Every farm works hard to protect their crops from the threat of pests. Where a conventional farm might use toxic pesticides (which can harm both land and human), organic operations must come up with other strategies to keep their farm healthy. One way that Frog Hollow does that is by releasing a pest’s natural predator into the orchard to keep the population under control. You don't get much more organic than that: a living organism eating another living organism for the health of the whole. And that’s how Farmer Al and team think of the farm: as a living, breathing ecosystem to keep in balance.
Releasing “good” bugs to eat the “bad” bugs is just one of many strategies in what we call integrated pest management here on the farm. Not only do we protect our trees against pests, but also diseases and environmental stressors. We help our ecosystem self-regulate. And in the process, we don’t harm the trees, the soil, or humans.
Gregg Young, Frog Hollow’s agronomist (or “bug scientist”) assesses the health of the orchards many times a month. He monitors and tracks anything that might threaten the trees and fruit. And then he takes action to protect them.
Last week, for example, we preemptively protected one of our peach orchards against the two-spotted spider mite using a UAV (a drone!). Two-spotted spider mites are pests that suck the moisture from the cells inside leaves and ultimately impair the tree's ability to photosynthesize and grow. They’re a risk to any crops in our area, but the peaches and nectarines we grow are especially vulnerable as compared to our other trees. Gregg teamed up with UAVIQ Precision Agriculture to release the spider mite’s natural predator in the orchard. The predator mite won't eradicate the two-spotted spider mites. Instead, it will keep the population under control.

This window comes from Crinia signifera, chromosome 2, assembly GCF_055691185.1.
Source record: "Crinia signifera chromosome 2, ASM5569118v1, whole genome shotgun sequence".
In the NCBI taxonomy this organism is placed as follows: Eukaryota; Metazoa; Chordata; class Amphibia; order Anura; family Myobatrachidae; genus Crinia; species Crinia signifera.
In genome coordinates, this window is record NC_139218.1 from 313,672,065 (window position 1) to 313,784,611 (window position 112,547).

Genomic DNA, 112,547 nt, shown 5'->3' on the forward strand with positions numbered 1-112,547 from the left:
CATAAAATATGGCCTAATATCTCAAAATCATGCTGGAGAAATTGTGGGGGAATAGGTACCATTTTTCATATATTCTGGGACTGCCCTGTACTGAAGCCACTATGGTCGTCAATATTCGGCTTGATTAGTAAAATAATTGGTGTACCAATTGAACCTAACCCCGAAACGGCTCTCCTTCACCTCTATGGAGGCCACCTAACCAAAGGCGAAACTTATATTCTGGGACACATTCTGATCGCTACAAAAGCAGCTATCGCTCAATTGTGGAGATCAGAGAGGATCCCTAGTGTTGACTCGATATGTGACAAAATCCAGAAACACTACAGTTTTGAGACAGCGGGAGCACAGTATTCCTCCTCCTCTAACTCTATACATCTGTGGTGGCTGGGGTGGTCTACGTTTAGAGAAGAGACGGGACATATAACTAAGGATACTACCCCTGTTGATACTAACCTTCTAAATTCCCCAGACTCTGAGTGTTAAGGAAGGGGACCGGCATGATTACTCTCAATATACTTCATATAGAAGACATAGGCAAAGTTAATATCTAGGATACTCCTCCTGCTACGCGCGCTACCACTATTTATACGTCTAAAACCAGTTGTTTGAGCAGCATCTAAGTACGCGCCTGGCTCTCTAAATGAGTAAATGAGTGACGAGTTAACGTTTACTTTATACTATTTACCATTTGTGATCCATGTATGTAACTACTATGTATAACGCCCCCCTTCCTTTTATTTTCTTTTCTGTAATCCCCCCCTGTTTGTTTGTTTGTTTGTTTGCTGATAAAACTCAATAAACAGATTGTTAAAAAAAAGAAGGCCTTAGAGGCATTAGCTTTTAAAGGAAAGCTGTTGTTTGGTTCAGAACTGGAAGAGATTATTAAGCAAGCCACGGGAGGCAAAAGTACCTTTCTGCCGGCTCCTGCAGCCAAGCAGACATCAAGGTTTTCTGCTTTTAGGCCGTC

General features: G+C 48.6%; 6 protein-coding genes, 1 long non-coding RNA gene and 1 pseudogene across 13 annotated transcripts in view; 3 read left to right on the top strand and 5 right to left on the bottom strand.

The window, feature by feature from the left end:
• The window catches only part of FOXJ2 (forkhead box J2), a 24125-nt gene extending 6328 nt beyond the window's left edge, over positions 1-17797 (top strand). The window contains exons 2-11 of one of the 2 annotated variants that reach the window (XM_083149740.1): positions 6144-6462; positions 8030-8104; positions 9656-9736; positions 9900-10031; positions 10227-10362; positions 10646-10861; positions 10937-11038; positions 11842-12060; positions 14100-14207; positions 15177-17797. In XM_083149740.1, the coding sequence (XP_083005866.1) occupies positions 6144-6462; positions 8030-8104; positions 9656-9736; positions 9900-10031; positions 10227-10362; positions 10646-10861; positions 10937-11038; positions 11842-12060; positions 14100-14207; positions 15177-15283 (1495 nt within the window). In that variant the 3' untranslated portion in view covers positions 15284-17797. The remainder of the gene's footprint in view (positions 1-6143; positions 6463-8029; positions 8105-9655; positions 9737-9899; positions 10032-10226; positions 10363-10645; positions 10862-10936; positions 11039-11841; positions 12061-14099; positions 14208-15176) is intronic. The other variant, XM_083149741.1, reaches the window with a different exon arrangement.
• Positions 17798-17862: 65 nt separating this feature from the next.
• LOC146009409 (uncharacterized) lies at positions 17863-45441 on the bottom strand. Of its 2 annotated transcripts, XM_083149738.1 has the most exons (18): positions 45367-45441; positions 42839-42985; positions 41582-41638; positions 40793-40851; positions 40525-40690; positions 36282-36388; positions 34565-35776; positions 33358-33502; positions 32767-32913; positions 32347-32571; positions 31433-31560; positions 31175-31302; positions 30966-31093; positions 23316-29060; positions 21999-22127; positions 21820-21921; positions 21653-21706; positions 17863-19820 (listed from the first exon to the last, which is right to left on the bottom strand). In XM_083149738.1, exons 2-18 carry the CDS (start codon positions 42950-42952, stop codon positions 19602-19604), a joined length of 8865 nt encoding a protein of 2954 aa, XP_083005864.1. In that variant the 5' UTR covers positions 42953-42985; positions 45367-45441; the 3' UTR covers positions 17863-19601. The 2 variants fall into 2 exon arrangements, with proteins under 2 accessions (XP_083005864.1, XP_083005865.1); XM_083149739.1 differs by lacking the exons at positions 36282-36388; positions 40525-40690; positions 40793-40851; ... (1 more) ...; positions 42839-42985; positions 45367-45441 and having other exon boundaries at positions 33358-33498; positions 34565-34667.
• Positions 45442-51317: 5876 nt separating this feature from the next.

The predatory mites are tiny red specks in this jar of common gardening material, all of which gets poured into the UAV
Prior to using drones to distribute these predator mites in orchards, farmers released them by hand using tools like leaf-blowers. Not only was it time and labor-intensive, but spraying the mites at such high speeds often damaged them. It was also harder to get the mites into the tops of the trees when spraying down-up like that. A drone is a revolutionary way to protect our orchards from this particular threat. And it was pretty neat watching it take off and fly away into the distance.
Gregg Young and Andreas from UAVIQ Precision Agriculture watching the UAV fly over the orchard